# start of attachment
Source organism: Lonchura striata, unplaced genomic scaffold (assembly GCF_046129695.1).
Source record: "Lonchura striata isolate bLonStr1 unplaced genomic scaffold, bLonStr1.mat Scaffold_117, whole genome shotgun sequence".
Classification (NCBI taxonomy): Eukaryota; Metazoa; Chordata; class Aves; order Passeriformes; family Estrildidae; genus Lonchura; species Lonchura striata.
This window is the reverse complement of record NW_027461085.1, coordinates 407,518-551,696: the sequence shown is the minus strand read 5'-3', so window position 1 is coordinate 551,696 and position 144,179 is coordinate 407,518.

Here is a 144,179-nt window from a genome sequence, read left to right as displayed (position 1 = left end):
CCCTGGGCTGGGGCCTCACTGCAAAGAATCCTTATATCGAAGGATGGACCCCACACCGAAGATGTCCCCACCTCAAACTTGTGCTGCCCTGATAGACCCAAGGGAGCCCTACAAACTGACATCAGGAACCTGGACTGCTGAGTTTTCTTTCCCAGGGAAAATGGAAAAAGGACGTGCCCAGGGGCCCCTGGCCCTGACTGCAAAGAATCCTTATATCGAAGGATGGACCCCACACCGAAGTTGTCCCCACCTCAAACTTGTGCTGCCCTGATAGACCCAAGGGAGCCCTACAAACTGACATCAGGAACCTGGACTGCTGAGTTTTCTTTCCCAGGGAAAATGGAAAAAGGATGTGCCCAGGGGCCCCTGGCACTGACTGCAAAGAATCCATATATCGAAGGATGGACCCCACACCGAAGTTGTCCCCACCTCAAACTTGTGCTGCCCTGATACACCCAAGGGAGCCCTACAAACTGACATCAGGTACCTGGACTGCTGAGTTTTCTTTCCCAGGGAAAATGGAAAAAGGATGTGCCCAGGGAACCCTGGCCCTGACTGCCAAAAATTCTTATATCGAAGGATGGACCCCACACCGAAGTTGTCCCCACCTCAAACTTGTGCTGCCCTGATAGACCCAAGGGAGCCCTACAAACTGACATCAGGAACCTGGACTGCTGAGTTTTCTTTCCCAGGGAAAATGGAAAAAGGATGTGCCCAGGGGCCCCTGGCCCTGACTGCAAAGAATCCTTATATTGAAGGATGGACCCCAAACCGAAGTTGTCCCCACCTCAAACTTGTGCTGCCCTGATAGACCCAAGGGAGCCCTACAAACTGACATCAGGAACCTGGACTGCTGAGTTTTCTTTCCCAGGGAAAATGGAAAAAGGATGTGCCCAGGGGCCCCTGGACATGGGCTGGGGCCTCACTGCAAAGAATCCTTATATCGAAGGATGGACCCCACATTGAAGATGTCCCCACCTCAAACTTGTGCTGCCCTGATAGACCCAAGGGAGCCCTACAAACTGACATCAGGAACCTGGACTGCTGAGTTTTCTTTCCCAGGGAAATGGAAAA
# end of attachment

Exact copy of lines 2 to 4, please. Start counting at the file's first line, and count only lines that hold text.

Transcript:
Source record: "Lonchura striata isolate bLonStr1 unplaced genomic scaffold, bLonStr1.mat Scaffold_117, whole genome shotgun sequence".
Classification (NCBI taxonomy): Eukaryota; Metazoa; Chordata; class Aves; order Passeriformes; family Estrildidae; genus Lonchura; species Lonchura striata.
This window is the reverse complement of record NW_027461085.1, coordinates 407,518-551,696: the sequence shown is the minus strand read 5'-3', so window position 1 is coordinate 551,696 and position 144,179 is coordinate 407,518.